*New Android Malware Infects Over 36.5 Million Phones

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Security researchers at Check Point Security recently discovered a malware scam in Google’s Play Store. The malware dubbed “Judy” has been hiding behind the scenes on 41 specific apps that have been available in the Play Store for years, so it’s unclear how long they have been infecting devices.

The malicious apps were developed by the Korean company, Kiniwini, listed in the Play Store as ENISTUDIO corp. The impacted apps have been downloaded millions of times and may have been spread to over 36 million users.

Moreover, the researchers also uncovered a few more apps, published by other developers on the Apple Store, inexplicably containing the same the malware in them. The connection between the two campaigns remains unclear, though researchers believe it is possible that one developer borrowed code from the other.

This is how it works — the user downloads an app from the Play Store and at that point, it’s not malicious. But once the user opens the app, it connects to its Command and Control server (C&C) and installs the malicious code.

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* Why You Need a VPN

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Virtual Private networks (VPN) have become more popular since Edward Snowden’s revelation on government snooping. But recently the rash of corporate and communications data grabbing has expanded the interest levels even further.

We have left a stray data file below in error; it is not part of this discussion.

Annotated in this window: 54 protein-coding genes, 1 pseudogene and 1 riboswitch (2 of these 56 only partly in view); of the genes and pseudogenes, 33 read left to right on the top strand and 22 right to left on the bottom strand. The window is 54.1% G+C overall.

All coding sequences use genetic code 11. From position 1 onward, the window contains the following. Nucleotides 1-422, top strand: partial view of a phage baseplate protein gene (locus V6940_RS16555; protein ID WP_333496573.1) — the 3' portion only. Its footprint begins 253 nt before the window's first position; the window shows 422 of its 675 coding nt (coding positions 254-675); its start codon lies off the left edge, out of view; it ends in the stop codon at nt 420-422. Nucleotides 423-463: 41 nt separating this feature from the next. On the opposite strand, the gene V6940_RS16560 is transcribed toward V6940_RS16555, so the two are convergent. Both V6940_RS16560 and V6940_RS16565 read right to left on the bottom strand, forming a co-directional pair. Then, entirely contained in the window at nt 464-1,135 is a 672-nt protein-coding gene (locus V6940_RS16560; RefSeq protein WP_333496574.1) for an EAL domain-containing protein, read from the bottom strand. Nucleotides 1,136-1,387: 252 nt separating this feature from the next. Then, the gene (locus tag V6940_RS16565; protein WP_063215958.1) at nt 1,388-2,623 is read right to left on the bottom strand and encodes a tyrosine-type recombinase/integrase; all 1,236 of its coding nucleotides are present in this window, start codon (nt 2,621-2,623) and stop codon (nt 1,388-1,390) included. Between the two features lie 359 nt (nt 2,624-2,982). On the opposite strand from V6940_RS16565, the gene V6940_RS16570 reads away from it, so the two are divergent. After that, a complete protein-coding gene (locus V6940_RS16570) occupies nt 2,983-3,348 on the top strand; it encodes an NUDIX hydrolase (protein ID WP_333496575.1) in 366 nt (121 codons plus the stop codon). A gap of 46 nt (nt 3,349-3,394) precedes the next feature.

If you’re concerned about online privacy, a virtual private network (VPN) will help keep snoopers at bay.

Over the past few years public awareness of VPNs has grown, but for many they are still a mystery. Traditionally, they were used by businesses to enable their employees to access a company’s internal network securely. Nowadays people use them for two main things: viewing content in other countries, and personal privacy.

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*Traveling With Your Laptop

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Many people travel with their laptop for work. And most of those ‘road warriors’ already know how to protect themselves while traveling.

But what about vacationing? What if you just can’t feel like unplugging for a few days? Maybe you have to stay connected for email, or news, or even (gasp) Facebook???

Fortunately, online connectivity and portable devices have made it easy to pick up our work (and play) and take it on the road with us. However, it’s crucial to find a way to make sure the personal information we store on our portable devices is completely protected from online thieves who target travelers.

If you’re heading out of town to celebrate the seasonal change, here are six essential security measures you should take to protect your device(s) and your information while you work remotely.

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*Extensive Breach of Medical Records Leaves 918K seniors vulnerable

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Cybercriminals want your private data … as much as they can get. Why? Because they can sell it to online advertisers (like Google, Facebook & Microsoft), as well as other hackers for all kinds of nefarious uses.